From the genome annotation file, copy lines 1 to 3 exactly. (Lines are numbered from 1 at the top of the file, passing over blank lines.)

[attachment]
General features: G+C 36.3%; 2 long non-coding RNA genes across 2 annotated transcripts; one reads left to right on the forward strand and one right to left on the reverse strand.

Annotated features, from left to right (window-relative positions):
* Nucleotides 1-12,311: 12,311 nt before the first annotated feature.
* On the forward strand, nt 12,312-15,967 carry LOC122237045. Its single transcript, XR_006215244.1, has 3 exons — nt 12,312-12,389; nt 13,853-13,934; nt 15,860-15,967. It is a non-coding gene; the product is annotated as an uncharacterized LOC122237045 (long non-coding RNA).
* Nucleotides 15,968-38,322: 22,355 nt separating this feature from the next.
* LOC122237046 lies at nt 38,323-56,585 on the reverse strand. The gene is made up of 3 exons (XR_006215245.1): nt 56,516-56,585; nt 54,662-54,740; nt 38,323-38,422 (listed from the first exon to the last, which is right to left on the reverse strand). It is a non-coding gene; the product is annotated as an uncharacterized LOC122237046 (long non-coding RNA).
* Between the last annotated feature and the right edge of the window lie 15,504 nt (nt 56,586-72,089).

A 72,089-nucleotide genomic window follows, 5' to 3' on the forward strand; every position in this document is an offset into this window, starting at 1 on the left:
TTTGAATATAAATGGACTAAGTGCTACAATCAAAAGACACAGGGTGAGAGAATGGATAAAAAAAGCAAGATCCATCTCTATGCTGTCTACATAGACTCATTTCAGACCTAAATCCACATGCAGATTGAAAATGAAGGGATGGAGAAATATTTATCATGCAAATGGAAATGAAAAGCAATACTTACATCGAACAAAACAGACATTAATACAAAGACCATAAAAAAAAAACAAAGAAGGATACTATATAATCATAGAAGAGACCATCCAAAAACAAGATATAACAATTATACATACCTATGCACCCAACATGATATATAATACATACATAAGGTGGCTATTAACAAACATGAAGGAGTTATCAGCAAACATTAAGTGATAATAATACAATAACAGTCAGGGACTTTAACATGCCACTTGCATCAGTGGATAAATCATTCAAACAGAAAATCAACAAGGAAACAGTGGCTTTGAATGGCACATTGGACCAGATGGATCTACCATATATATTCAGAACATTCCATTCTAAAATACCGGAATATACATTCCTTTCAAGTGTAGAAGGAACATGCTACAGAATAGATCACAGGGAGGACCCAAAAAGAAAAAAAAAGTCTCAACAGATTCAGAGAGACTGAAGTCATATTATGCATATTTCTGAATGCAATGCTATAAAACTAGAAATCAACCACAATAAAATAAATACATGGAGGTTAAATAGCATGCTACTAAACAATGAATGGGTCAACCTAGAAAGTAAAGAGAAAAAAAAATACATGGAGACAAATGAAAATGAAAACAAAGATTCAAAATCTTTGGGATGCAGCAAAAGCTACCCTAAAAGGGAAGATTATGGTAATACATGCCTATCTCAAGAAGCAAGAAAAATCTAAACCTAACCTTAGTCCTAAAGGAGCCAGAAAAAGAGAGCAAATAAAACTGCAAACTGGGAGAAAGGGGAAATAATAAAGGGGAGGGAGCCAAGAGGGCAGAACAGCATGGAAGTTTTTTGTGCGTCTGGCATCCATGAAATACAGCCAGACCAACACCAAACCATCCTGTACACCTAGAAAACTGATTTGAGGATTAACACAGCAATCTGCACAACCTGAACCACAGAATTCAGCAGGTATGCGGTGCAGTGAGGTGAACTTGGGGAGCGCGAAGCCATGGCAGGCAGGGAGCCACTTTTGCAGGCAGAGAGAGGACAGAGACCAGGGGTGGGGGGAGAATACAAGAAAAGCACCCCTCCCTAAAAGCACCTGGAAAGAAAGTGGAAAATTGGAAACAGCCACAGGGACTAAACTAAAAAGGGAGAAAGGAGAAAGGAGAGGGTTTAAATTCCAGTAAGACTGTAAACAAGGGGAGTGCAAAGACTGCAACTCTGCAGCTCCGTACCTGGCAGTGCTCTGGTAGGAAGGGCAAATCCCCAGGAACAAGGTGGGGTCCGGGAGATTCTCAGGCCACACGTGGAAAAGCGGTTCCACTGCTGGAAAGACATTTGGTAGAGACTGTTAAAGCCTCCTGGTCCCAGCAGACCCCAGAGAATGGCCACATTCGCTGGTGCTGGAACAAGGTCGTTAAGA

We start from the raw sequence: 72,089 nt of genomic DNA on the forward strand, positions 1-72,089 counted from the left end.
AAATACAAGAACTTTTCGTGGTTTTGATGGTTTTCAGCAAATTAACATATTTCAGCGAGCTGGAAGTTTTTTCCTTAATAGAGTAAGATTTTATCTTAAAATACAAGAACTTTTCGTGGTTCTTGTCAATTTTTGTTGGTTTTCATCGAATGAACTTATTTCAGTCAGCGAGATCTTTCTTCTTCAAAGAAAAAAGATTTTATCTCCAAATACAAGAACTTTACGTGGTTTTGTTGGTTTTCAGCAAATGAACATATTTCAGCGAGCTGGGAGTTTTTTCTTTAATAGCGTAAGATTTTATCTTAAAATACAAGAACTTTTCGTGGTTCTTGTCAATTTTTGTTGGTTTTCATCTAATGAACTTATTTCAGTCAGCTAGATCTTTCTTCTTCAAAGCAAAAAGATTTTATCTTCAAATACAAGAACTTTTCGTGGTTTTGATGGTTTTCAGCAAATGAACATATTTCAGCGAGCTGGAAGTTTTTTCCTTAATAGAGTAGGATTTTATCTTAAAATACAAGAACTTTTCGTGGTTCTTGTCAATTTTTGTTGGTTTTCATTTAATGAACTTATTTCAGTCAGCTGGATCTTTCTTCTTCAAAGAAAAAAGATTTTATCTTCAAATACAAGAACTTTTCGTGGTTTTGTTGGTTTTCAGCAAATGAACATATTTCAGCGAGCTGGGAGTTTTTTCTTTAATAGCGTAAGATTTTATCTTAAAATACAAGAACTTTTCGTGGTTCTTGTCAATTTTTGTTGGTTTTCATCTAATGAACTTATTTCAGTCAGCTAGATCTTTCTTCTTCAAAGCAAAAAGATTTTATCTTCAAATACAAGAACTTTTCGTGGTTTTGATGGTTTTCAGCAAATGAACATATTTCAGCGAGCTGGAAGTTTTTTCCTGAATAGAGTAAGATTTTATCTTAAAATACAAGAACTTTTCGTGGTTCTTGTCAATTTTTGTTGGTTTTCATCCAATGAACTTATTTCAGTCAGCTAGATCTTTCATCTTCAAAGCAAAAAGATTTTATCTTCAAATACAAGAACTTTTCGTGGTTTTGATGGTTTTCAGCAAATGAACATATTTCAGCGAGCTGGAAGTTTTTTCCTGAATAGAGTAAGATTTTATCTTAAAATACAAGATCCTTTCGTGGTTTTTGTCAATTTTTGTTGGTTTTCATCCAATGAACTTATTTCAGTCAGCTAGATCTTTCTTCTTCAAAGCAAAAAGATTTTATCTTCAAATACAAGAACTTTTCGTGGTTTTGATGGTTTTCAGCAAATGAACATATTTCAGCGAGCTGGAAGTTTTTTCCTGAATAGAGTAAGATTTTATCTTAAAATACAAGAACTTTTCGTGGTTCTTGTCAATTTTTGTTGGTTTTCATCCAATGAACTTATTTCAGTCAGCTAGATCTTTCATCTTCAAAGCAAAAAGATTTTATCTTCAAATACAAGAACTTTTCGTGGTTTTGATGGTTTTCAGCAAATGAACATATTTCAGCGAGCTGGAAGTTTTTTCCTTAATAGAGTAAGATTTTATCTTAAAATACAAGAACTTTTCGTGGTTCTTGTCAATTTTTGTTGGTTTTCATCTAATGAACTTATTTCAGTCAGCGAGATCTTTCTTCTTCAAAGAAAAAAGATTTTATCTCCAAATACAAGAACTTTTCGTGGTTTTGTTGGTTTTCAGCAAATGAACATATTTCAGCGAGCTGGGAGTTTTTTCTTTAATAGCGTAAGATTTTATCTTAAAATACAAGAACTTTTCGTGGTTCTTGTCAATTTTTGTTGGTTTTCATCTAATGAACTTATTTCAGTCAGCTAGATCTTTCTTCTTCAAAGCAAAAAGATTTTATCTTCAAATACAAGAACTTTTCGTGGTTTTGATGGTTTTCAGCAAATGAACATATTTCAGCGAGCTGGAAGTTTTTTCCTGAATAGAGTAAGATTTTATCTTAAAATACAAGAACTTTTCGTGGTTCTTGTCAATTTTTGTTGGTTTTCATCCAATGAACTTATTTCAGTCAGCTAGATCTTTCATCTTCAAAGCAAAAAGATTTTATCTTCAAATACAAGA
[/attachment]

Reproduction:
General features: G+C 36.3%; 2 long non-coding RNA genes across 2 annotated transcripts; one reads left to right on the forward strand and one right to left on the reverse strand.

Annotated features, from left to right (window-relative positions):
* Nucleotides 1-12,311: 12,311 nt before the first annotated feature.